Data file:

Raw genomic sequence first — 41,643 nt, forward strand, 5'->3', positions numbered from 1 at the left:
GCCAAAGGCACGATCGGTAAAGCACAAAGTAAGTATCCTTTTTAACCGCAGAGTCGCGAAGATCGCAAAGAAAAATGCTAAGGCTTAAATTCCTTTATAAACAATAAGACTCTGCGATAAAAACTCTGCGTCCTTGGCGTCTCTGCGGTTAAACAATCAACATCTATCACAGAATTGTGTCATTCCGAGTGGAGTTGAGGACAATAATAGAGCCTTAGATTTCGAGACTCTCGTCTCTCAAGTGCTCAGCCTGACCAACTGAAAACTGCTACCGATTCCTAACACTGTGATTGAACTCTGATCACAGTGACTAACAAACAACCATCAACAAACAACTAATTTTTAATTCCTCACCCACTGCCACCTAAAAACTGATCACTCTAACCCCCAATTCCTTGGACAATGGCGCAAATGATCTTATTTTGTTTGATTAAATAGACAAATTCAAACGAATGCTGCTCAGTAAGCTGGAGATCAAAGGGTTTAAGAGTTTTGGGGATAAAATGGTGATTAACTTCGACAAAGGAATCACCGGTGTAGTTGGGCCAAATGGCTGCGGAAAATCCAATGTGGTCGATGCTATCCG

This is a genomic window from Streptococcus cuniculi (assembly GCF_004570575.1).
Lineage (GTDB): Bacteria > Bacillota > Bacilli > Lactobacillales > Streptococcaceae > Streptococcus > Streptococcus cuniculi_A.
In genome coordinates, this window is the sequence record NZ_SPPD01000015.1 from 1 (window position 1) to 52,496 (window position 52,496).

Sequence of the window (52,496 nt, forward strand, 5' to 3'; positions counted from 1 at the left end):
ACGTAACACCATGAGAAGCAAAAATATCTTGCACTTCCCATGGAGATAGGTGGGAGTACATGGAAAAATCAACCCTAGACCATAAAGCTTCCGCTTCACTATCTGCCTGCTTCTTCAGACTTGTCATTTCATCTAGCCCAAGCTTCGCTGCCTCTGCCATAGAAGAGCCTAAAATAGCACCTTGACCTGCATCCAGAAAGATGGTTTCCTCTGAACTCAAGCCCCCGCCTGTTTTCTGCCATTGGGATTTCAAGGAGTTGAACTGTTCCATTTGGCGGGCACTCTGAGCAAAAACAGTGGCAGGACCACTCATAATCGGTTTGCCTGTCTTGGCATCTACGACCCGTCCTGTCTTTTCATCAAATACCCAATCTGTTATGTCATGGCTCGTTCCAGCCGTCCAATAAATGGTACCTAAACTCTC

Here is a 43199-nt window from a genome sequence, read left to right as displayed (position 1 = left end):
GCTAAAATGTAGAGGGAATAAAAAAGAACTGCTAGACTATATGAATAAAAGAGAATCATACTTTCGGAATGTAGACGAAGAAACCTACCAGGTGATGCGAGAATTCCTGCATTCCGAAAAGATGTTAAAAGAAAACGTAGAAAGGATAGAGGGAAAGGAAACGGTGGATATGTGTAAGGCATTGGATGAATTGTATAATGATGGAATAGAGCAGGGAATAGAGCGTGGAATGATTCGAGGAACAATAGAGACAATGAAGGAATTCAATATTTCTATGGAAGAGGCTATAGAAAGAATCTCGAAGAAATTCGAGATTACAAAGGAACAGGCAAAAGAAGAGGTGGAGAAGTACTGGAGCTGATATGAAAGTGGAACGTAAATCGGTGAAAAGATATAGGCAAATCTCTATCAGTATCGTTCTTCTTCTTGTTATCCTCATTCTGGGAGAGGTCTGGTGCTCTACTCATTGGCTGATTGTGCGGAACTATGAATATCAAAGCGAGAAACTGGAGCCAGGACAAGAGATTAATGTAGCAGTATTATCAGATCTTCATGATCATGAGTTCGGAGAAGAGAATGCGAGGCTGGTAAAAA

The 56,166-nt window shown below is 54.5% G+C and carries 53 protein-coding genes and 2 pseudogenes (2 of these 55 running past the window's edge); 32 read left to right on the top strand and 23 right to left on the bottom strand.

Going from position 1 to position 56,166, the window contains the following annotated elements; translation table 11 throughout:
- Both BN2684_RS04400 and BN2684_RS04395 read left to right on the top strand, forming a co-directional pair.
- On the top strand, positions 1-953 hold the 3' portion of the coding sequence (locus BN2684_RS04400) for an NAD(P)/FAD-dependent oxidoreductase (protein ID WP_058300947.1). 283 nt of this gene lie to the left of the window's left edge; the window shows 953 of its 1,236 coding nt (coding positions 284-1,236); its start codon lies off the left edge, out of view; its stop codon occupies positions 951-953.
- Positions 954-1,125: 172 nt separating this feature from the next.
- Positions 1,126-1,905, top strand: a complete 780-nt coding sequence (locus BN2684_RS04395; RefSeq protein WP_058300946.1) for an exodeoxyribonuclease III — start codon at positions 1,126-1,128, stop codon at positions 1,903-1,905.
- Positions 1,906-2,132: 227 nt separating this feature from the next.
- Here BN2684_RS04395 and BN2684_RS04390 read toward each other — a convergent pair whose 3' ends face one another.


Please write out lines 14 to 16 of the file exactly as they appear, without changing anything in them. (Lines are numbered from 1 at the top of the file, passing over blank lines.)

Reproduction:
- Positions 954-1,125: 172 nt separating this feature from the next.
- Positions 1,126-1,905, top strand: a complete 780-nt coding sequence (locus BN2684_RS04395; RefSeq protein WP_058300946.1) for an exodeoxyribonuclease III — start codon at positions 1,126-1,128, stop codon at positions 1,903-1,905.
- Positions 1,906-2,132: 227 nt separating this feature from the next.